Install the dependencies as described in the next sections, then go to Clone and build
Enable the macOS developer tools:
Install Homebrew to manage dependencies, then:
brew install git go node yarn
sudo apt-get install -y git golang make nodejs npm sudo npm install -g yarn
To install dependecies, we recommend using Chocolatey. Chocolatey must be run in Powershell as an Administrator. Assuming your setup does not include any of our requirements, please run:
choco install nodejs git golang docker make python2 npm install -g yarn
Note: all packages default to the latest versions. To specify a version, place
--version <version-number> after each package. You may also install all packages manually from their websites if you prefer.
After the packages have installed, you must use Git Bash to continue with the next section.
git clone https://github.com/fleetdm/fleet.git cd fleet make deps make generate make
The binaries are now available in
To setup a working local development environment, you must install the following minimum toolset:
Once you have those minimum requirements, check out this Loom video that walks through starting up a local development environment for Fleet.
For a text-based walkthrough, continue through the following steps:
First, you will need to install Fleet's dependencies.
To do this, run the following from the root of the repository:
When pulling changes, it may be necessary to re-run
This makes deploying Fleet a dream, since you only have to worry about a single static binary. If you are working on frontend code, it is likely that you don't want to have to manually re-run
make generate and
make generate-dev will generate a Go source file which reads the frontend code from disk and run Webpack in "watch mode".
Note that when you run
After you run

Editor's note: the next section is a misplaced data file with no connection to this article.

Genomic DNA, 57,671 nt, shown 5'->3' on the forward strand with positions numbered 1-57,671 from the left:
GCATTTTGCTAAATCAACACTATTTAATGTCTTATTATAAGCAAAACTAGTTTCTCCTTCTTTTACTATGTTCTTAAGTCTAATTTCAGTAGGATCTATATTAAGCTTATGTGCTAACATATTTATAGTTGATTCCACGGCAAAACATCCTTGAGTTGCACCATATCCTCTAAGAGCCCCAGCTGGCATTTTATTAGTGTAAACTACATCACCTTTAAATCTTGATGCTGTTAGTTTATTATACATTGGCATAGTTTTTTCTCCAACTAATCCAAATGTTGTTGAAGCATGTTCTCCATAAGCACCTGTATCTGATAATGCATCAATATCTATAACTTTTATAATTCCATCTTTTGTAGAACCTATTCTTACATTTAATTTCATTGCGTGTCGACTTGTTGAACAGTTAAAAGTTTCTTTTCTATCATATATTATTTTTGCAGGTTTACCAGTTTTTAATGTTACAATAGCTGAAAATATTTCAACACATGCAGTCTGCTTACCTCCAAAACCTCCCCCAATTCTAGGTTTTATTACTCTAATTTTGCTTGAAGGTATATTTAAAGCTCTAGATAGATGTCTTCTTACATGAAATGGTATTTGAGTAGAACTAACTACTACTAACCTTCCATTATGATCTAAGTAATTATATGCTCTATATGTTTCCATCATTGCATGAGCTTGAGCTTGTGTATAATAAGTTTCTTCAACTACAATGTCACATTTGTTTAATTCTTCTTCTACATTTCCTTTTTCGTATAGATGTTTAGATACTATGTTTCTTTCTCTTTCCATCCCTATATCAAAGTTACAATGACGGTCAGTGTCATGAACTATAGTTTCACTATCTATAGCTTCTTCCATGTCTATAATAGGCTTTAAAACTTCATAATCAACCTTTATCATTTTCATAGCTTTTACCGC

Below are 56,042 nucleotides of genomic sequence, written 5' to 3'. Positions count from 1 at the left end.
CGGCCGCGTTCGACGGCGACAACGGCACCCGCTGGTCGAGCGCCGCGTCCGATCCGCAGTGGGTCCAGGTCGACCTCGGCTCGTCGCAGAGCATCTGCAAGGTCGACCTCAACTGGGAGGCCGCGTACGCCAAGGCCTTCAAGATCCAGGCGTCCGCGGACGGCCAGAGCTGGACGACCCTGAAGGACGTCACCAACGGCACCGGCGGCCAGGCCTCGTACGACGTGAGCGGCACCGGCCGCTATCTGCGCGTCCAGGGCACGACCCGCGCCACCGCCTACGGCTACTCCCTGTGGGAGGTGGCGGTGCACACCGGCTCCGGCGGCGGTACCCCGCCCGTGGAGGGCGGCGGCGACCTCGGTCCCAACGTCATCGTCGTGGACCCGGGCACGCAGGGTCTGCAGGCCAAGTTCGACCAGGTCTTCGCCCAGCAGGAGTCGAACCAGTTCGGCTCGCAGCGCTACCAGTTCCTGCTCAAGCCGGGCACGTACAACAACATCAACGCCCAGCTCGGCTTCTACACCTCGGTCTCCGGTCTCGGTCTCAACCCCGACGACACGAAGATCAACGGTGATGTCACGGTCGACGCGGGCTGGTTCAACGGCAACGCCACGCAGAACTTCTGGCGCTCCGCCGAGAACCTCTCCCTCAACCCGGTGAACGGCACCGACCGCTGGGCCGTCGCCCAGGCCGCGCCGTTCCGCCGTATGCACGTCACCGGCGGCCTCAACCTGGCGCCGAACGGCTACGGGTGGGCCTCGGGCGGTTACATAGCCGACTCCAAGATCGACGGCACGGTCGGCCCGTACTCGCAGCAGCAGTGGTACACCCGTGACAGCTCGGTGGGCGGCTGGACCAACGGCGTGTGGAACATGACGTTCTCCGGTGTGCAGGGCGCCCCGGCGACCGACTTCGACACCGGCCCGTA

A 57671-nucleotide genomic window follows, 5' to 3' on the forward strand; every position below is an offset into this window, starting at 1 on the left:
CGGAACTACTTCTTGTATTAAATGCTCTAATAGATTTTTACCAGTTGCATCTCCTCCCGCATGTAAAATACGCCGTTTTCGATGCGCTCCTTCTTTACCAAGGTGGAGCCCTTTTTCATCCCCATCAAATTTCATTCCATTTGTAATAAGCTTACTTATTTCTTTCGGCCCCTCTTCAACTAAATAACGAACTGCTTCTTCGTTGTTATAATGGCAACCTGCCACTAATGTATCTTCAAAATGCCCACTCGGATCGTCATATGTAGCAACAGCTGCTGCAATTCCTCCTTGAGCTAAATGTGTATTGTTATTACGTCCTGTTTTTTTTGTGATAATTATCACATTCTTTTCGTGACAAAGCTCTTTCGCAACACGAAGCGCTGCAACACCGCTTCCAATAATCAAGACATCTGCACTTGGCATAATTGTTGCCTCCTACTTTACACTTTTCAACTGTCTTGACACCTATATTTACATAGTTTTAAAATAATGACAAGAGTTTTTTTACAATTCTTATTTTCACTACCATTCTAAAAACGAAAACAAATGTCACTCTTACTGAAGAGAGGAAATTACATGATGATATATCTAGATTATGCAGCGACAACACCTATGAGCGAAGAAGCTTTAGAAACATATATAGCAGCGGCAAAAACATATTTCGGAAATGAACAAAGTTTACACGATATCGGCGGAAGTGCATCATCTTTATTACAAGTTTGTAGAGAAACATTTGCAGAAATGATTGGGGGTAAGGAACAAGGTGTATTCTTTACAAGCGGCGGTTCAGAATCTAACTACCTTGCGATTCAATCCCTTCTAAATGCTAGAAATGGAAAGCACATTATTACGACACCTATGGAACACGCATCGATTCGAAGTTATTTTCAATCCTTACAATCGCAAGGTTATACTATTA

make generate-dev, run
make build to build the binary, launch the binary and you'll be able to refresh the browser whenever you edit and save frontend code.
For convenience, a Makefile is included to build the code:
It's not necessary to use Make to build the code, but using Make allows us to account for cross-platform differences more effectively than the
go build tool when writing automated tooling. Use whichever you prefer.
To set up a canonical development environment via Docker, run the following from the root of the repository:
If you'd like to shut down the virtual infrastructure created by Docker, run the following from the root of the repository:
docker-compose up and are running the databases, you can build the code and run the following command to create the database tables:
./build/fleet prepare db --dev
To start the Fleet server backed by the Docker development infrastructure, run the Fleet binary as follows:
./build/fleet serve --dev
The server is accessible by default at https://localhost:8080. Note that
--dev requires the use of
make generate-dev as the server will not use bundled assets in this mode (you may see an error mentioning a template not found when visiting the website otherwise).
By default, Fleet will try to connect to servers running on default ports on
localhost. Depending on your browser's settings, you may have to click through a security warning.
If you're using the Google Chrome web browser, you have the option to always automatically bypass the security warning. Visit chrome://flags/#allow-insecure-localhost and set the "Allow invalid certificates for resources loaded from localhost." flag to "Enabled."
The Delve Go debugger can be used for debugging the Fleet binary.
Use the following command in place of
./build/fleet serve --dev:
dlv debug --build-flags '-tags=full' ./cmd/fleet -- serve --dev
It is important to pass the
-tags=full build flag, otherwise the server will not have access to the asset files.
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